On the flip side, we’ve seen a few projects where too much information and background detail were provided. While the information provided was generally good, the client could have written the documentation themselves faster than trying to convey ever bit of information. Thus the use of an outsider was inefficient as it took the writer excess time to filter out what needed to be documented. The best solution again, is to work with the technical writer to determine what level of detail works best for them. Often short bullet points will suffice, along with a few conference calls, and access to some source materials. Also, letting the technical writer drive the questioning after the first initial meetings will help to focus in on what needs to be documented. Finally, any ideas that need to be clarified or added will be handled during the review process.

Finally, style is another issue that needs to be conveyed upfront. Often times clients have very strict grammar and voice rules, some of which may violate best practices and even standard grammar rules. Thus the rules to be followed in the writing, and their importance, need to be emphasized up front. Review of materials should also be done as soon as possible to ensure the content is following the rules, especially when multiple writers are involved.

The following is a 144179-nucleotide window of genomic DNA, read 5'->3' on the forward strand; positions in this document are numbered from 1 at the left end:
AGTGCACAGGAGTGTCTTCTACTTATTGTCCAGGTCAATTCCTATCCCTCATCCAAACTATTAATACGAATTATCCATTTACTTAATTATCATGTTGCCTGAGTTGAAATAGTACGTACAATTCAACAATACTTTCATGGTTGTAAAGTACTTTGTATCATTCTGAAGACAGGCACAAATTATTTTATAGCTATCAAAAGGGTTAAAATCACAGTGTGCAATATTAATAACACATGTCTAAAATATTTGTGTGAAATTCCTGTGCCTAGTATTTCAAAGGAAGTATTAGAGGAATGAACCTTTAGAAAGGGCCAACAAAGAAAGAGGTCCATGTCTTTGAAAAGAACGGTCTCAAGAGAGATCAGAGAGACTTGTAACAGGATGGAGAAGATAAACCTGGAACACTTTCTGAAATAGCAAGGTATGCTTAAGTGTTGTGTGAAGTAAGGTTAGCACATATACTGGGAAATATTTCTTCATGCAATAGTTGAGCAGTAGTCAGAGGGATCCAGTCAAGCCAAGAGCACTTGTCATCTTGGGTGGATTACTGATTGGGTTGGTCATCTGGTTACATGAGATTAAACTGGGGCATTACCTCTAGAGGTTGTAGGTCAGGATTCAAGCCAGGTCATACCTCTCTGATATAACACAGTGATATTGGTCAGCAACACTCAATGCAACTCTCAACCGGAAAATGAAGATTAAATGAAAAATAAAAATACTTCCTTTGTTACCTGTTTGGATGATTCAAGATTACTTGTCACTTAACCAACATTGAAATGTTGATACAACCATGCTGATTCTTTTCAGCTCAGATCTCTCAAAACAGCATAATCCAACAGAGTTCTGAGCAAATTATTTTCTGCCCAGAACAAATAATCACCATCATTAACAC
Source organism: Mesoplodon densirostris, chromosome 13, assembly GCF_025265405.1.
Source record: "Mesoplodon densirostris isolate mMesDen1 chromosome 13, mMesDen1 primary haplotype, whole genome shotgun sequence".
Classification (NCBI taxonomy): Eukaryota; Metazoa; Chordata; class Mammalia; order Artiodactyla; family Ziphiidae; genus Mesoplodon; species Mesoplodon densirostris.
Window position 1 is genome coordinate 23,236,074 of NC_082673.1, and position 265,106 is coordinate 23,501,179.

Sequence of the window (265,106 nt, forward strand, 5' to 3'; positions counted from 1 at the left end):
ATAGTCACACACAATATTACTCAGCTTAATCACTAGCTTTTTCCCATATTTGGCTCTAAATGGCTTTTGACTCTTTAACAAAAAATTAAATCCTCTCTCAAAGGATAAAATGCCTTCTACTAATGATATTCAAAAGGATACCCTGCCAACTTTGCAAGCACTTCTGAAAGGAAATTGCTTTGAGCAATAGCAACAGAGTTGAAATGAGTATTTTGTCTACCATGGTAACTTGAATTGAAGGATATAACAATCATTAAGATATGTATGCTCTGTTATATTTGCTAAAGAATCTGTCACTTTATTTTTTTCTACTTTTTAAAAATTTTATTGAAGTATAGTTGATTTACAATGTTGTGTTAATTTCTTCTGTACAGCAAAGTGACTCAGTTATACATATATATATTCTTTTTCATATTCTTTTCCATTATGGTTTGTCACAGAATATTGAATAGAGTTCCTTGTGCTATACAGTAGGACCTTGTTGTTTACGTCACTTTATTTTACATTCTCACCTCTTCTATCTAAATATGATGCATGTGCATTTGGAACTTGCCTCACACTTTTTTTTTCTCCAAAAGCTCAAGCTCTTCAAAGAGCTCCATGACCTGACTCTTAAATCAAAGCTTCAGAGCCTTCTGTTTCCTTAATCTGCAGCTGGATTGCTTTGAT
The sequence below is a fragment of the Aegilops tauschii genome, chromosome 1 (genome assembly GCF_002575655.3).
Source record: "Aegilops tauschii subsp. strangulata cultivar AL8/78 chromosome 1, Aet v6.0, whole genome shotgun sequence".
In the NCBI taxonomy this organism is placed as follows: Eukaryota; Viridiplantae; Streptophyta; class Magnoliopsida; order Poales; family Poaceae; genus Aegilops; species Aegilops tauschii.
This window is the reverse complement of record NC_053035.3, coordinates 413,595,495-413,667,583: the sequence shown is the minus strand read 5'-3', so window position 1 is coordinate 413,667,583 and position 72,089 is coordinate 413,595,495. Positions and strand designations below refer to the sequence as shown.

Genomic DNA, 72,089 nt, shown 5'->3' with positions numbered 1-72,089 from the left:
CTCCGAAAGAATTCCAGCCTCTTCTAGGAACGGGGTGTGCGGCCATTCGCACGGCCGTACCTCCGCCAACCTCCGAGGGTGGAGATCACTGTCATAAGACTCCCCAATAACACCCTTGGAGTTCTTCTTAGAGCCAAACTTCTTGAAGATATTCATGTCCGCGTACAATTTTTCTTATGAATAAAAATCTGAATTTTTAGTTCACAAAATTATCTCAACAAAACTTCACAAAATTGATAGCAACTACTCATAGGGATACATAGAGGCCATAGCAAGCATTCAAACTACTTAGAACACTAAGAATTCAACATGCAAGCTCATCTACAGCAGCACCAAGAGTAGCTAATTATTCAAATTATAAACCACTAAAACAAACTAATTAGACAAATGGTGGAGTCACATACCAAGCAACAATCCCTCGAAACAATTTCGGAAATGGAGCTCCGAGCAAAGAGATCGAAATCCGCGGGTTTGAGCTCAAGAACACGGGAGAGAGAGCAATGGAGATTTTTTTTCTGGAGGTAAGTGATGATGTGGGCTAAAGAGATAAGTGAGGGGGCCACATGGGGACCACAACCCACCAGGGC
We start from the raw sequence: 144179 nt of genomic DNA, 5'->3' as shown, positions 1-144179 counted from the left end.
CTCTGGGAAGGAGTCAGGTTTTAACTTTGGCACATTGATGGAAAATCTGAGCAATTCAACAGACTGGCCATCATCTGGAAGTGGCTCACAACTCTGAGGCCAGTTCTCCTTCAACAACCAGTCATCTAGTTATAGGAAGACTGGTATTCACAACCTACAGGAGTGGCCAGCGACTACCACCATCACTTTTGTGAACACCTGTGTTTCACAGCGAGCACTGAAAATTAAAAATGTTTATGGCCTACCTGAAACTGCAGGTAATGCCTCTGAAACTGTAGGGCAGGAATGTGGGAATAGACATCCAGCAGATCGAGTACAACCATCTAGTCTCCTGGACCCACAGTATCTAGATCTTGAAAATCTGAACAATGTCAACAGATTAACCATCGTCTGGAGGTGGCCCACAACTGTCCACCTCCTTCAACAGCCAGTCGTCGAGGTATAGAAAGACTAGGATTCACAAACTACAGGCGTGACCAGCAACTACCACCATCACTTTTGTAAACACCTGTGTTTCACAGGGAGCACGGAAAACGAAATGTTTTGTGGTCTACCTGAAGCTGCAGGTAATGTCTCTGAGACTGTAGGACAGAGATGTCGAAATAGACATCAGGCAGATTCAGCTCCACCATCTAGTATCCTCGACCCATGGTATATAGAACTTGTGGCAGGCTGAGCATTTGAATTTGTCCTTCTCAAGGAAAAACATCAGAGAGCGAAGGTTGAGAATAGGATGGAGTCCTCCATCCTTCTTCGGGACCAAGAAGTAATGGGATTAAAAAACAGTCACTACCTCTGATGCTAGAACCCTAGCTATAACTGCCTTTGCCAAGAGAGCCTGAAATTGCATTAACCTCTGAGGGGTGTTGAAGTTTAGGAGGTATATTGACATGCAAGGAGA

So with all of these factors in mind, the following is a short summary of attributes which will make for great outsourcing to a technical writer:

  • Information is both available and comprehensive enough that a technical writer can extract most or all of the content to be documented with minimal assistance.
  • Subject matter experts are available for all areas to be documented, are willing to help, and have good communication skills.
  • The project has advanced to a state where it can be successfully documented.

In the end it all comes down to knowing how to best work with outsider, whether it be a technical writer or another resource. Hopefully these tips will help you in outsourcing your next project.